When we finally do get to the end of the story, and the final battle between Ellie and Abby. Ellie has sacrificed even more of herself by leaving her girlfriend (Dina) and their child (JJ) to finish her quest, and she is haunted by PTSD and all that has happened up to the point. Abby is weak, and moments from death due to being captured and tortured by slavers. The final battle is anti-climactic when Ellie eventually lets Abby and Lev leave on the boat. Not only did she lose her two fingers, making her unable to play guitar and connect with Joel after his death, but she also lost literally everything to revenge. Likewise, with Abby. When Ellie returns to her home Dina and Baby JJ are long gone, Ellie attempts to play guitar one last time, but realizing she can’t she then abandons everything she has ever known and leaves the farmhouse alone making a desolate walk through the fields.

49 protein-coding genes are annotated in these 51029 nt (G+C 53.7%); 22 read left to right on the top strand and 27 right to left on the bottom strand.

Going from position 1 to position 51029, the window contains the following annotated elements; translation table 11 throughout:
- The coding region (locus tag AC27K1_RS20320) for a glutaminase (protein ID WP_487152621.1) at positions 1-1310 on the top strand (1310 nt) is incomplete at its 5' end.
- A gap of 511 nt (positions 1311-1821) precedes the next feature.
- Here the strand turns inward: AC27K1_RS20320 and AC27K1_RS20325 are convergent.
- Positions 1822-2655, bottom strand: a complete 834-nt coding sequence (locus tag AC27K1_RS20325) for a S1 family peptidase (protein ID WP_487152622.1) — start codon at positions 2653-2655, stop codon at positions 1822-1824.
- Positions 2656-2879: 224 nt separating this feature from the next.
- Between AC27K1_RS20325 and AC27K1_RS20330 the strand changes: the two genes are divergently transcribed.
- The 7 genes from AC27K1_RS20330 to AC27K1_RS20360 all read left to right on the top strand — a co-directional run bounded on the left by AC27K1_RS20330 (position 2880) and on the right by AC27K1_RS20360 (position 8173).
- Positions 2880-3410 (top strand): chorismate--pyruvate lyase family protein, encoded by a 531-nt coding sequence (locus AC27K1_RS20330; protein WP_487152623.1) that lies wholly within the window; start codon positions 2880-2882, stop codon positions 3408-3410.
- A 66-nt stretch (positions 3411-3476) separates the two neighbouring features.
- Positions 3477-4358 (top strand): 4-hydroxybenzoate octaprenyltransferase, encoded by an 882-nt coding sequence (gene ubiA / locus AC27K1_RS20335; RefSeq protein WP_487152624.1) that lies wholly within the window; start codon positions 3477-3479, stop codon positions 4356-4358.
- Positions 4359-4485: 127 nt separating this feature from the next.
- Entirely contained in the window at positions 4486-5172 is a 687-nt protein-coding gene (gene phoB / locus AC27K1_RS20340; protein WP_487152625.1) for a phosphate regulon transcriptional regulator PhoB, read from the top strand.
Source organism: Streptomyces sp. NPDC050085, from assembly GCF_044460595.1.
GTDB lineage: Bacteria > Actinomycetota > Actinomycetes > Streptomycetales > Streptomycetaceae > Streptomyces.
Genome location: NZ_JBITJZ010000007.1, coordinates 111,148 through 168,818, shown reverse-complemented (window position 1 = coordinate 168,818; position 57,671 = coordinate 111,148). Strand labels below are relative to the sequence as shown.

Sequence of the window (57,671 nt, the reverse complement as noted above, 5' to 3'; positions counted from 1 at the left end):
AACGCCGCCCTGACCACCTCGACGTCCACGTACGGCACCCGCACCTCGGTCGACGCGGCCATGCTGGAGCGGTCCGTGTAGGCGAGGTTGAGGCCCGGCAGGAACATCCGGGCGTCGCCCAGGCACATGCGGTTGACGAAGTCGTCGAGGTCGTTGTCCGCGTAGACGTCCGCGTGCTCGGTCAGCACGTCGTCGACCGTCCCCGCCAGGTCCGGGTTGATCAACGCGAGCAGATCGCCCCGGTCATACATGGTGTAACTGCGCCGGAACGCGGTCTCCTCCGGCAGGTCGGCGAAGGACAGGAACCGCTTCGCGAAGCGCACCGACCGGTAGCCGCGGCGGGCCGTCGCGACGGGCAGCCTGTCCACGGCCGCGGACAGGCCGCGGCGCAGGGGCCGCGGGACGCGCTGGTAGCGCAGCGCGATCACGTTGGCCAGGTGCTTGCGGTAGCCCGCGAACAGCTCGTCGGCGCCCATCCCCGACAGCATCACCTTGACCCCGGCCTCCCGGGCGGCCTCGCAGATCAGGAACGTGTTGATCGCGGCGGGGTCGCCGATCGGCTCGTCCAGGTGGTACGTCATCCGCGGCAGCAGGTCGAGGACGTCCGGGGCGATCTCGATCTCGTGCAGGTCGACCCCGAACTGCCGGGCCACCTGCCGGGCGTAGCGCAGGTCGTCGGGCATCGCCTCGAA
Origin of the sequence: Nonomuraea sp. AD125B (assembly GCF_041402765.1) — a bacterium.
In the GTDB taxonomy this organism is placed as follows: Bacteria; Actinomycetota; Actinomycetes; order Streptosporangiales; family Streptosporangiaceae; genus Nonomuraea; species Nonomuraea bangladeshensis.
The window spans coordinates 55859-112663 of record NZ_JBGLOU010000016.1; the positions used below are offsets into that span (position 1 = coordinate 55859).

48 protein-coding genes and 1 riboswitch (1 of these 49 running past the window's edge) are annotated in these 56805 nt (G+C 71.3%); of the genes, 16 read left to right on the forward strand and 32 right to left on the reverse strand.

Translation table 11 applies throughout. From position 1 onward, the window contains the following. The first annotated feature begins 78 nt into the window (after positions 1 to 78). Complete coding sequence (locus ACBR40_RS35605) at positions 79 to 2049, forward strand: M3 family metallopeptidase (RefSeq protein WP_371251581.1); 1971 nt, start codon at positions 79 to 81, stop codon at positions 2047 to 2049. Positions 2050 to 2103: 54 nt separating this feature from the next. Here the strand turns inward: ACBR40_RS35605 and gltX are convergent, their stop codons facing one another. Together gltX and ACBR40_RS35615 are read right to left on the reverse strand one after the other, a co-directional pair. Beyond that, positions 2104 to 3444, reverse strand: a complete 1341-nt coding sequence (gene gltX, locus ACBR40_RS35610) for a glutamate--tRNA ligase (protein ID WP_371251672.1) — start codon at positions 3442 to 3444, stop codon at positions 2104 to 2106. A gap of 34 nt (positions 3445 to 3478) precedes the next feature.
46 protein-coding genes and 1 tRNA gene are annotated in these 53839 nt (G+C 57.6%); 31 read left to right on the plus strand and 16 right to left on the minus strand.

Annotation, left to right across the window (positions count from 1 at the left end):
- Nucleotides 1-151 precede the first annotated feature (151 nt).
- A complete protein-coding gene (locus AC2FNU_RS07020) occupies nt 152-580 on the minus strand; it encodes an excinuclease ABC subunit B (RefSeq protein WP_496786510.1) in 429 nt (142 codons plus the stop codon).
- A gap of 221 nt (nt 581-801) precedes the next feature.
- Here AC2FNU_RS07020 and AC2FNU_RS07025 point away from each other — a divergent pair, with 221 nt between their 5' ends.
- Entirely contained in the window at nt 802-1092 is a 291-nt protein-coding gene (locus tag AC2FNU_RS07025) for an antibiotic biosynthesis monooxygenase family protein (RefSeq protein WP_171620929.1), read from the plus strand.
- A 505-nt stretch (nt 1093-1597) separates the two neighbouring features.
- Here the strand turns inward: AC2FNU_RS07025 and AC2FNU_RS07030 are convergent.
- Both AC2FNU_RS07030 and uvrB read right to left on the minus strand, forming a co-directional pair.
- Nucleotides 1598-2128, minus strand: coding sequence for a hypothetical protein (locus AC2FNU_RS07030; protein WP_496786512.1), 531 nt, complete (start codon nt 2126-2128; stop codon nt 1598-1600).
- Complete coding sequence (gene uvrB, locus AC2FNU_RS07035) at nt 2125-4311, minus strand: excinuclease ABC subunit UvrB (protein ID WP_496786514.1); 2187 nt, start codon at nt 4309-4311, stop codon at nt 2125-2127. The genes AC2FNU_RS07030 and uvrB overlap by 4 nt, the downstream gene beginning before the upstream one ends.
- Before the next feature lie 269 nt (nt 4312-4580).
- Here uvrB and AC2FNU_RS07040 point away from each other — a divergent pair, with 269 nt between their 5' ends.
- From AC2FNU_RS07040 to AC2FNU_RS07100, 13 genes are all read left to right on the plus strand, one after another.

After the conclusion I did not feel the same lingering questions and sense of connection with the characters that I did after the original game. I felt empty, maybe the same type of emptiness that Ellie felt walking through that field. We did all of this together. We murdered, we suffered, we inflicted pain, and felt moments where we lost all hope. The hope was never returned…in the end it all seems to be for nothing. Maybe that was the writers’ and creators’ point?
Is the The Last of Us Part II a work of art? Absolutely. Play it through and form your own opinion! I only hope that if there is a The Last of Us Part III that we are able to return to that same emotional connection that resonated throughout the first game. I don’t think I can handle another 30+ hours of nothing but depression.
For more of my commentary follow me on Instagram @kelizabethbooks.
DISCLAIMER: I was in no way compensated for this post. I am just a woman who really enjoys gaming. All images are property of Naughty Dog.